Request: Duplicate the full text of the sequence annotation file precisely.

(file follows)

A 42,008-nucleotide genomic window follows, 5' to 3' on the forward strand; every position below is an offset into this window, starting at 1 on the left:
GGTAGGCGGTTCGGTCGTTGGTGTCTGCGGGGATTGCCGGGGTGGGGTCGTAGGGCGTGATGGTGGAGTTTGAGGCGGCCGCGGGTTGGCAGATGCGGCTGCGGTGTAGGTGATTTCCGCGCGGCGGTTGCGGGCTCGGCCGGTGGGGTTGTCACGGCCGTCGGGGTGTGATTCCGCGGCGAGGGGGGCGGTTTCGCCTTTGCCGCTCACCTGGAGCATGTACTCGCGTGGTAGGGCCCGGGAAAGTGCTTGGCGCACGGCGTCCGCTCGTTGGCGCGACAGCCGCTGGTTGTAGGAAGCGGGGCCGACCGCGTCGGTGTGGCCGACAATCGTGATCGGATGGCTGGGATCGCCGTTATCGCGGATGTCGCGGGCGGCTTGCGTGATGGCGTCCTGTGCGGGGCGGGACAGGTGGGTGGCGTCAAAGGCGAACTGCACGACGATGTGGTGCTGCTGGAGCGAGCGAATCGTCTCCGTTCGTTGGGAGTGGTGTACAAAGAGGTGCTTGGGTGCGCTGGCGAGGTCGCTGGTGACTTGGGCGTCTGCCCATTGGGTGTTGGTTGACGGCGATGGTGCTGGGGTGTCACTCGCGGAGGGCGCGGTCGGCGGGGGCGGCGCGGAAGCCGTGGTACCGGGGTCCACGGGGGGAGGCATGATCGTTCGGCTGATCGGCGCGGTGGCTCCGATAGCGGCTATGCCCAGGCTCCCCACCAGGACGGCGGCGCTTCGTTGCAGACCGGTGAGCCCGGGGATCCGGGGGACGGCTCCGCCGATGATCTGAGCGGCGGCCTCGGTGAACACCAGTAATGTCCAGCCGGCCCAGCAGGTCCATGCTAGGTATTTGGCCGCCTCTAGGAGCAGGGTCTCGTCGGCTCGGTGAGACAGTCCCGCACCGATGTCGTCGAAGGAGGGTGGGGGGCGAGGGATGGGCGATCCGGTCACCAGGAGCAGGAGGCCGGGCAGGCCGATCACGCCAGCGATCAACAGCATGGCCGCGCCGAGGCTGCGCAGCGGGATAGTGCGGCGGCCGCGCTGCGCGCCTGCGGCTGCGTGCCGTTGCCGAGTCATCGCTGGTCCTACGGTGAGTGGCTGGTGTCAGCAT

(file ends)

A 42,008-nucleotide genomic window follows, 5' to 3' on the forward strand; every position below is an offset into this window, starting at 1 on the left:
GGTAGGCGGTTCGGTCGTTGGTGTCTGCGGGGATTGCCGGGGTGGGGTCGTAGGGCGTGATGGTGGAGTTTGAGGCGGCCGCGGGTTGGCAGATGCGGCTGCGGTGTAGGTGATTTCCGCGCGGCGGTTGCGGGCTCGGCCGGTGGGGTTGTCACGGCCGTCGGGGTGTGATTCCGCGGCGAGGGGGGCGGTTTCGCCTTTGCCGCTCACCTGGAGCATGTACTCGCGTGGTAGGGCCCGGGAAAGTGCTTGGCGCACGGCGTCCGCTCGTTGGCGCGACAGCCGCTGGTTGTAGGAAGCGGGGCCGACCGCGTCGGTGTGGCCGACAATCGTGATCGGATGGCTGGGATCGCCGTTATCGCGGATGTCGCGGGCGGCTTGCGTGATGGCGTCCTGTGCGGGGCGGGACAGGTGGGTGGCGTCAAAGGCGAACTGCACGACGATGTGGTGCTGCTGGAGCGAGCGAATCGTCTCCGTTCGTTGGGAGTGGTGTACAAAGAGGTGCTTGGGTGCGCTGGCGAGGTCGCTGGTGACTTGGGCGTCTGCCCATTGGGTGTTGGTTGACGGCGATGGTGCTGGGGTGTCACTCGCGGAGGGCGCGGTCGGCGGGGGCGGCGCGGAAGCCGTGGTACCGGGGTCCACGGGGGGAGGCATGATCGTTCGGCTGATCGGCGCGGTGGCTCCGATAGCGGCTATGCCCAGGCTCCCCACCAGGACGGCGGCGCTTCGTTGCAGACCGGTGAGCCCGGGGATCCGGGGGACGGCTCCGCCGATGATCTGAGCGGCGGCCTCGGTGAACACCAGTAATGTCCAGCCGGCCCAGCAGGTCCATGCTAGGTATTTGGCCGCCTCTAGGAGCAGGGTCTCGTCGGCTCGGTGAGACAGTCCCGCACCGATGTCGTCGAAGGAGGGTGGGGGGCGAGGGATGGGCGATCCGGTCACCAGGAGCAGGAGGCCGGGCAGGCCGATCACGCCAGCGATCAACAGCATGGCCGCGCCGAGGCTGCGCAGCGGGATAGTGCGGCGGCCGCGCTGCGCGCCTGCGGCTGCGTGCCGTTGCCGAGTCATCGCTGGTCCTACGGTGAGTGGCTGGTGTCAGCAT